I totally don’t get it. This is the Rocky trough coming up but we have so much warm air – it’s almost like the surface pattern and the upper level pattern are not in synch. Wonder if there’s 2 LRCs – one for the 500 mb level, and one for the surface?

    • Clint December 7, 2018 at 5:40 am - Reply

      Great point because temps resemble more of the mid October part of the pattern but the storm track is clearly in the early November part. It would explain alot.

      • Clint December 7, 2018 at 5:42 am - Reply

        Nothing about November was warm and mid October was not wet.

    • Mike Holm December 7, 2018 at 6:07 am - Reply

      It’s the same but different

      • thetophat December 7, 2018 at 6:37 am - Reply

        Perhaps back to “not in the right spot”. Takes many ingredients coming together just right (or wrong for snow haters like me) to have a blizzard like last month. Still doubt we see anything like that the rest of the winter/early spring.

        • Gary December 7, 2018 at 6:41 am - Reply

          Oh we will a few more times!

          • thetophat December 7, 2018 at 7:27 am - Reply

            Snow agree completely. A raging blizzard like that I don’t know……………but like I said weather is just a hobby of mine. Why I love reading your blogs.

          • Anonymous December 7, 2018 at 7:51 am - Reply

            no we wont

        • Terry December 7, 2018 at 7:37 am - Reply

          We are in a good spot in the LRC pattern. We’re not gonna get every storm .

    • Gary December 7, 2018 at 6:43 am - Reply

      There is one fOOdl3! Everything is in sync! We are just experiencing this unique pattern!

      • f00dl3 December 7, 2018 at 7:25 am - Reply

        Temps and pattern synchs up with second time I saw this feature so maybe it’s the first and third times I saw this feature were harmonics and if so this is a very long LRC.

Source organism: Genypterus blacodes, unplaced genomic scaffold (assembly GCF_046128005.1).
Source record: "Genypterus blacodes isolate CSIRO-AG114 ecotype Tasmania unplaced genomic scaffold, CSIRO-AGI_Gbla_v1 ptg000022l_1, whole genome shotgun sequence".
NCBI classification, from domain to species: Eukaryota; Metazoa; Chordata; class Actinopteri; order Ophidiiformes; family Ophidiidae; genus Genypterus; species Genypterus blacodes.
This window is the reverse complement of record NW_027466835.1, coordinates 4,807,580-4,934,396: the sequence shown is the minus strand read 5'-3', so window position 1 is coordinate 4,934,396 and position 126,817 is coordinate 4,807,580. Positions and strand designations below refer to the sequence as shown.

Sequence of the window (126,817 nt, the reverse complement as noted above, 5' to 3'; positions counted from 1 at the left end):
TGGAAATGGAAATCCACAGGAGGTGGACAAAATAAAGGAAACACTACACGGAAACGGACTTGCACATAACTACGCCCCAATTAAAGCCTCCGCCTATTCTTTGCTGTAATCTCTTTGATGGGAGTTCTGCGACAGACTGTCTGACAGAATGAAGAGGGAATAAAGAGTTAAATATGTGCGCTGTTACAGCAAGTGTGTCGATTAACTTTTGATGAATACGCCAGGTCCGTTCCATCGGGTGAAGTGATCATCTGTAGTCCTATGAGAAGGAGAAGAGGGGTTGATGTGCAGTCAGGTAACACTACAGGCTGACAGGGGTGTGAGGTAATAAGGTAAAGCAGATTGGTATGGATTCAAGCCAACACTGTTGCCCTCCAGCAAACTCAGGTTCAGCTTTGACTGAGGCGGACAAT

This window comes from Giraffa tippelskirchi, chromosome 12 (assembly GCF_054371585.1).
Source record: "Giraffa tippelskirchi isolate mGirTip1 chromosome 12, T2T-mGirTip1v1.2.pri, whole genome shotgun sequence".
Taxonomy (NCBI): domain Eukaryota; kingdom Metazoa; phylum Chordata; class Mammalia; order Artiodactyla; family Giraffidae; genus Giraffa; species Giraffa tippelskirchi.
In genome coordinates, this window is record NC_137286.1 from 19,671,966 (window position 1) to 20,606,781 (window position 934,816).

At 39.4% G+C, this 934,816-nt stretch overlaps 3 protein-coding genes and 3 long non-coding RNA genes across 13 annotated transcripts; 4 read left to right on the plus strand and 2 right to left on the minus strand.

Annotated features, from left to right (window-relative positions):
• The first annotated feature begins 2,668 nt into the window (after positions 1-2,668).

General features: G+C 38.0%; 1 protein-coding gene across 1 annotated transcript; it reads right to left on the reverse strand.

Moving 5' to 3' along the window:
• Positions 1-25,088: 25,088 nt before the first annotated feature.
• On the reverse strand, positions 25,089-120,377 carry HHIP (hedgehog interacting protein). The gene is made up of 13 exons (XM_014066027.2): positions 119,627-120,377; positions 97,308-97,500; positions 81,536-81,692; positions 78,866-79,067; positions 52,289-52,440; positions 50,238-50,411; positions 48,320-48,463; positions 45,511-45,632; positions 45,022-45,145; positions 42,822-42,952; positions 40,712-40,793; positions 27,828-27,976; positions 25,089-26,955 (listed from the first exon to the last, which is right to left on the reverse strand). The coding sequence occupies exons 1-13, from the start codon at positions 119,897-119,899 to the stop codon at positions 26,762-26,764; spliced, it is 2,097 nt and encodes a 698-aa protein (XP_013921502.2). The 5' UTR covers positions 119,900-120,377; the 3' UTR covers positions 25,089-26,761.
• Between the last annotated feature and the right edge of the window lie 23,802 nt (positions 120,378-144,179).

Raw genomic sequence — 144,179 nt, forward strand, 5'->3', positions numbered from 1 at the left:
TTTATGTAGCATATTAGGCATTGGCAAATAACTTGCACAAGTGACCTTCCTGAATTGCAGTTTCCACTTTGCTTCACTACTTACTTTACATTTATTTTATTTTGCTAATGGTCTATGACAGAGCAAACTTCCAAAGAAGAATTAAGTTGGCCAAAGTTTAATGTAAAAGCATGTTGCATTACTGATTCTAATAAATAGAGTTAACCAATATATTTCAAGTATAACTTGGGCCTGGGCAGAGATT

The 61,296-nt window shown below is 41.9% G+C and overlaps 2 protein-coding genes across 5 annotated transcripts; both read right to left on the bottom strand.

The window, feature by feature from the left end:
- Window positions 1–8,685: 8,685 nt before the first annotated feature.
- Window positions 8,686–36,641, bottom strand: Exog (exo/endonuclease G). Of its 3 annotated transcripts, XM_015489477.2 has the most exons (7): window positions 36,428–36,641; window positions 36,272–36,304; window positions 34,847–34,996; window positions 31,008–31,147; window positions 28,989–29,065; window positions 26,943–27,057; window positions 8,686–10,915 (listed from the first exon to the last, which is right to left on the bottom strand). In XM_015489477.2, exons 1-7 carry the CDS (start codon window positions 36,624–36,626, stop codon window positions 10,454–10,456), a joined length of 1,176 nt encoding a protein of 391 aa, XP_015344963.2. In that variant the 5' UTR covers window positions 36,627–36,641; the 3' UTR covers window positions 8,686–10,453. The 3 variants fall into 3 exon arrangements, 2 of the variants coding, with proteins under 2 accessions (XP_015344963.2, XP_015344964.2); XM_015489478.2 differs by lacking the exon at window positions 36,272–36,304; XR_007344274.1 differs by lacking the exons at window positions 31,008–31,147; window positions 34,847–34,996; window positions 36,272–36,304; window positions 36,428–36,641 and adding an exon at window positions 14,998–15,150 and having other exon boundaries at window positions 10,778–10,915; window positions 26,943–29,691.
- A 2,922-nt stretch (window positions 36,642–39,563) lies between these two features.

• f00dl3 December 7, 2018 at 7:51 am - Reply

        Gary, I really miss you providing maps showing how this storm matches up with the LRC. I mean for those of us who think we have it all figured out it would be nice for verification or to show we are wrong and where to look to see what we are getting wrong. I know you don’t want to give away the secret formula, but in reality I think that’s what made me believe and then see the LRC – seeing is believing, per se. Just like in grade school, if you don’t show your work, it’s harder to trust an answer – especially when external factors can change the results.

        • Richard December 7, 2018 at 9:08 am - Reply


  14. f00dl3 December 7, 2018 at 7:28 am - Reply

    I think what also has to be brought up is that the LRC dictates 500mb low tracks and will not control temperatures, the temperatures can be relative to the airmass – i.e. if a storm pulled in cold air one time it came through it will pull in cold air again, but if the cold air that is in place is only mild then it will not pull in cold air like it did the previous time it came through.

    Also at no point did we ever have a Arctic airmass for these storms to tap into. The whole “North Central US trough” feature created scenarios where the pressure above the trough over the Dakotas/Montana/MN were cold enough to be our source of cold air – not the Arctic. It’s almost as if the source region for cold air this winter will be the northern US.

    • Three7s December 7, 2018 at 7:38 am - Reply

      Which means it will be next to impossible to predict whether or not storms in future cycles will be snow producers or not.

      • f00dl3 December 7, 2018 at 7:52 am - Reply

        Unfortunately, I totally agree 100% with this.

  15. Clint December 7, 2018 at 7:56 am - Reply

    I feel like this is where the MJO, AO, and NAO weigh in. It sure would be nice if Gary could help us understand.

    • f00dl3 December 7, 2018 at 8:34 am - Reply

      I would not be shocked if the whole LRC was the same storms coming in a brand new pattern by result of the AO / NAO influencing storm tracks when the storms track so far north in June/July/August that their timing/placement is not determined by the LRC anymore. Likewise, moisture and thus forced warm air advection may be influenced by the MJO/ENSO more than the LRC because while the LRC can dictate where storms move, the ENSO/MJO can influence the amount of fuel available for storms to syphon.

Leave A Comment